Portland, OR—The Oregon Department of Environmental Quality
today announced the release of its 2018 Oregon Air Toxics Monitoring Summary
for six locations around the state, including The Dalles, La Grande and four sites in the Portland-metro area. The goal was to determine concentrations in certain communities, including urban and rural areas, and compare the results. DEQ will use the information to track pollution and determine ways to reduce air toxics in Oregon. Data showed that no air toxics were found at levels that would pose an immediate health risk.
“With resources provided by Oregon’s Legislature, DEQ has been able to set up and operate these air toxics monitoring sites and analyze an enormous amount of data,” said Lori Pillsbury, division administrator, Laboratory and Environmental Assessment Division. “This gives us insights and opportunities to compare air quality in a variety of locations.”
“In addition to sharing this information with the public, DEQ can use it to instruct and update our strategies for decreasing air toxics in Oregon’s environment,” Pillsbury said.
The DEQ Lab collected approximately 60 samples at each site – one every six days – for at least a year. The data was taken between 2016 and 2018. The six locations monitored included:
• SE 45th and Harney (Portland-metro neighborhood)
• Cully (Portland-metro neighborhood)
• Gresham (Portland-metro neighborhood)
• Humboldt (Portland-metro neighborhood)
• La Grande (North Hall St. and East N Ave.)
• The Dalles (Wasco County Library)
The monitors tested for 109 pollutants in ambient – or surrounding -- air. Of these, 28 have air toxics benchmarks, known officially as Ambient Benchmark Concentrations. Only seven pollutants were above their benchmarks. Benchmarks are concentrations at which no harm should come to the health of even sensitive populations, including children, the elderly or people with pre-existing health conditions. Air pollutants come from various sources in a community. As such, monitoring and results were not assigned to a specific facility or source.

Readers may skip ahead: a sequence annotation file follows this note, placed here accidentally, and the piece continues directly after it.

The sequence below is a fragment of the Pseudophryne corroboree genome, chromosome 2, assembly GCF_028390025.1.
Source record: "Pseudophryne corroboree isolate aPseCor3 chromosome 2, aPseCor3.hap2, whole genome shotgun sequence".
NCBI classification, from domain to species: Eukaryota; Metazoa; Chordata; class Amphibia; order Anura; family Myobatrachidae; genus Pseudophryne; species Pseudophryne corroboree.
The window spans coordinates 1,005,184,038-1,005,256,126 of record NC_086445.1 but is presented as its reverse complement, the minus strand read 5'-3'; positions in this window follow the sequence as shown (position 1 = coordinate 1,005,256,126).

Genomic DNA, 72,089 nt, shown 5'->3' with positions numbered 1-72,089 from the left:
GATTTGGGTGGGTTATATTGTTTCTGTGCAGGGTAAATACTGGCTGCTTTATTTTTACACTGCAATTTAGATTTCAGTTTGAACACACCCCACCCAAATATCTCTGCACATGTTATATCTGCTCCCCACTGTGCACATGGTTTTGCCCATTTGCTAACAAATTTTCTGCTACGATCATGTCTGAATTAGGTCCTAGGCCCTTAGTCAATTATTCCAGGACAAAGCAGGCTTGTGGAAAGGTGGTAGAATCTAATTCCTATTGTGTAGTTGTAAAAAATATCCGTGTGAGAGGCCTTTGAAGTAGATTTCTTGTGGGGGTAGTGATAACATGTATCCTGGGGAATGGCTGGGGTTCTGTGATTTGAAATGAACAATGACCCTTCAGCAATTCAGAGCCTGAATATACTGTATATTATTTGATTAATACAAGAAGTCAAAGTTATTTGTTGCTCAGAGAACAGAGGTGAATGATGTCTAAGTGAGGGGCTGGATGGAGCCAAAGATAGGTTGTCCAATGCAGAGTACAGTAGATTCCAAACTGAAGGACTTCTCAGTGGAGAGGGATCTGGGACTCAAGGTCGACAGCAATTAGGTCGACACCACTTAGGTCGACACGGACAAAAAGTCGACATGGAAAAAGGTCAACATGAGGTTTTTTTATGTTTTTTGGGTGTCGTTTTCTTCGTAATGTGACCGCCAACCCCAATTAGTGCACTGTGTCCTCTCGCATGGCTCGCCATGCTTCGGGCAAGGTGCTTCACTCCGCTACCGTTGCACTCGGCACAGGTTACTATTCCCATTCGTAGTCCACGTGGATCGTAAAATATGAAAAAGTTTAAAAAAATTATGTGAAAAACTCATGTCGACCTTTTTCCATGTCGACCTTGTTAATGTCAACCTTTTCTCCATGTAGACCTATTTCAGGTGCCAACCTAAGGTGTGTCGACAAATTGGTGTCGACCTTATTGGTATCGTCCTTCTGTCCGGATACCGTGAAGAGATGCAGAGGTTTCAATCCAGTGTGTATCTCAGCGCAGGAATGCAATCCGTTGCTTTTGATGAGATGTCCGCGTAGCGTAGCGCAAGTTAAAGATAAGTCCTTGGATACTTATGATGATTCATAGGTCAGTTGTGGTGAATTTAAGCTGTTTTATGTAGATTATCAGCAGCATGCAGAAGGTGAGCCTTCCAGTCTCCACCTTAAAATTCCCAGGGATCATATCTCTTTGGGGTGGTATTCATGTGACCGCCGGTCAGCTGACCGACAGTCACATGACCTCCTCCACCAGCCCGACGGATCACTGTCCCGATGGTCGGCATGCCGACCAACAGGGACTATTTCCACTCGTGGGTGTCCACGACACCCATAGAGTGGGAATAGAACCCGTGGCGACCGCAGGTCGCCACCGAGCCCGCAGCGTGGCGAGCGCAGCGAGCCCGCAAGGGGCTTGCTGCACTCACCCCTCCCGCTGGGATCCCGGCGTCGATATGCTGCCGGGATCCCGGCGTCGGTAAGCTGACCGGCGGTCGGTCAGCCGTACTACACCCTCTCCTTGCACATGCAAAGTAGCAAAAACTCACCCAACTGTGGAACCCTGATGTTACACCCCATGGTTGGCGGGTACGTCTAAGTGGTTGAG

Additional details include the following:
• Six air toxics were found at levels above their benchmarks at all monitoring locations – arsenic, benzene, carbon tetrachloride, naphthalene, acetaldehyde and formaldehyde. That means these pollutants are present at levels above benchmarks in both urban and rural areas.
• Ethylbenzene measured at levels above its benchmark at three of the monitoring sites in the Portland-metro area: SE 45th and Harney, Cully and Gresham. It was found at levels below its benchmark in The Dalles, La Grande and Humboldt.
• The average levels of arsenic were higher in the Portland-metro area sites than in The Dalles and La Grande, which are more rural.
• Benzene was above its benchmark at every site, likely due to vehicle emissions.
• The average levels of three air toxics – naphthalene, acetaldehyde and formaldehyde – were higher at The Dalles monitoring site compared to all other sites.
DEQ currently implements several programs to help reduce air toxics emissions, including Cleaner Air Oregon
(for individual facilities), Vehicle Inspection Program
, the Oregon Clean Vehicle Rebate Program
, the Heat Smart Program
for buying, selling or removing wood stoves and more.
DEQ selects annual air toxics monitoring locations based on several factors, including sources of pollution, number of pollutants, relative toxicity, lack of information, community factors and agency program and regional needs. Monitors are currently situated in Eugene, Medford and La Grande, as well as Cully, Hillsboro and Tualatin in the Portland-metro. The next air toxics monitoring report will be released late this year and will include data from samples collected through December 2019.
To view Oregon DEQ’s 2018 Oregon Air Toxics Monitoring Summary, go to https://go.usa.gov/xdNXU.
About the Oregon Department of Environmental Quality
The Oregon Department of Environmental Quality protects human health and the environment by controlling air and water pollution, reducing the impacts of manufactured products and cleaning up contaminated properties. DEQ engages the public in decision-making and helps communities solve problems in ways that are economically and environmentally sustainable.
Susan C. Mills, DEQ Public Affairs Specialist, 503-956-9648, Mills.Susan@deq.state.or.us